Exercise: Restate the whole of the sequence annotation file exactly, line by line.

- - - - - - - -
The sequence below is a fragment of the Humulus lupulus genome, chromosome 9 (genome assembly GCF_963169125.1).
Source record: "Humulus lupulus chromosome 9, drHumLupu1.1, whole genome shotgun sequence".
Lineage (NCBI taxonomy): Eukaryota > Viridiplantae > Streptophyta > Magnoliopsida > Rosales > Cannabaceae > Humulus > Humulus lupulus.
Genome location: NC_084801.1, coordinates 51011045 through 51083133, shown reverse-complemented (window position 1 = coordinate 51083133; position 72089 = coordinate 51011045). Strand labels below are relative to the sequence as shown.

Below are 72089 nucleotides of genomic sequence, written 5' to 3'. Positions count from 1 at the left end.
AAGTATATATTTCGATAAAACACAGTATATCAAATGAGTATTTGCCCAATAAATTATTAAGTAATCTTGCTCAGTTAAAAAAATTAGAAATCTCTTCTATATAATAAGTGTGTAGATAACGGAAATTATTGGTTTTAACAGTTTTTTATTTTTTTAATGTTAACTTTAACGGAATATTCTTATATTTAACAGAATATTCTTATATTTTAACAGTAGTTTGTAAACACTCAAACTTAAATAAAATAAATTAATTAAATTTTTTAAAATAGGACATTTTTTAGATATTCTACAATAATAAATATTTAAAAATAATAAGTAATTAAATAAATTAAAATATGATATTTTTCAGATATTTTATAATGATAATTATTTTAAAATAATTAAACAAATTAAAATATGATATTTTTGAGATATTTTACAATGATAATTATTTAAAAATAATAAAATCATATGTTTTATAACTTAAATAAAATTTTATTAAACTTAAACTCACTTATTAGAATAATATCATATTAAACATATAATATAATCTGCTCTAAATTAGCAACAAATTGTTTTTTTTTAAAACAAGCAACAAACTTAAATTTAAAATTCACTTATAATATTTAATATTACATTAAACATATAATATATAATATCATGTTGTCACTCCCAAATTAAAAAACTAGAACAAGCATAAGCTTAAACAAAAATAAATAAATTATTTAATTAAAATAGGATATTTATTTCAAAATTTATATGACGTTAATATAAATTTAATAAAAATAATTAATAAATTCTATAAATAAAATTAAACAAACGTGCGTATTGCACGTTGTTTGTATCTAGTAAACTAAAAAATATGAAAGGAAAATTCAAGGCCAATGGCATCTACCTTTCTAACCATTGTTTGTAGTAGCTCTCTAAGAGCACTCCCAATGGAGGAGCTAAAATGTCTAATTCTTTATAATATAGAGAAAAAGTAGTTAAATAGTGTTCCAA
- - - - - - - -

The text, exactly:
The sequence below is a fragment of the Humulus lupulus genome, chromosome 9 (genome assembly GCF_963169125.1).
Source record: "Humulus lupulus chromosome 9, drHumLupu1.1, whole genome shotgun sequence".
Lineage (NCBI taxonomy): Eukaryota > Viridiplantae > Streptophyta > Magnoliopsida > Rosales > Cannabaceae > Humulus > Humulus lupulus.
Genome location: NC_084801.1, coordinates 51011045 through 51083133, shown reverse-complemented (window position 1 = coordinate 51083133; position 72089 = coordinate 51011045). Strand labels below are relative to the sequence as shown.

Below are 72089 nucleotides of genomic sequence, written 5' to 3'. Positions count from 1 at the left end.
AAGTATATATTTCGATAAAACACAGTATATCAAATGAGTATTTGCCCAATAAATTATTAAGTAATCTTGCTCAGTTAAAAAAATTAGAAATCTCTTCTATATAATAAGTGTGTAGATAACGGAAATTATTGGTTTTAACAGTTTTTTATTTTTTTAATGTTAACTTTAACGGAATATTCTTATATTTAACAGAATATTCTTATATTTTAACAGTAGTTTGTAAACACTCAAACTTAAATAAAATAAATTAATTAAATTTTTTAAAATAGGACATTTTTTAGATATTCTACAATAATAAATATTTAAAAATAATAAGTAATTAAATAAATTAAAATATGATATTTTTCAGATATTTTATAATGATAATTATTTTAAAATAATTAAACAAATTAAAATATGATATTTTTGAGATATTTTACAATGATAATTATTTAAAAATAATAAAATCATATGTTTTATAACTTAAATAAAATTTTATTAAACTTAAACTCACTTATTAGAATAATATCATATTAAACATATAATATAATCTGCTCTAAATTAGCAACAAATTGTTTTTTTTTAAAACAAGCAACAAACTTAAATTTAAAATTCACTTATAATATTTAATATTACATTAAACATATAATATATAATATCATGTTGTCACTCCCAAATTAAAAAACTAGAACAAGCATAAGCTTAAACAAAAATAAATAAATTATTTAATTAAAATAGGATATTTATTTCAAAATTTATATGACGTTAATATAAATTTAATAAAAATAATTAATAAATTCTATAAATAAAATTAAACAAACGTGCGTATTGCACGTTGTTTGTATCTAGTAAACTAAAAAATATGAAAGGAAAATTCAAGGCCAATGGCATCTACCTTTCTAACCATTGTTTGTAGTAGCTCTCTAAGAGCACTCCCAATGGAGGAGCTAAAATGTCTAATTCTTTATAATATAGAGAAAAAGTAGTTAAATAGTGTTCCAA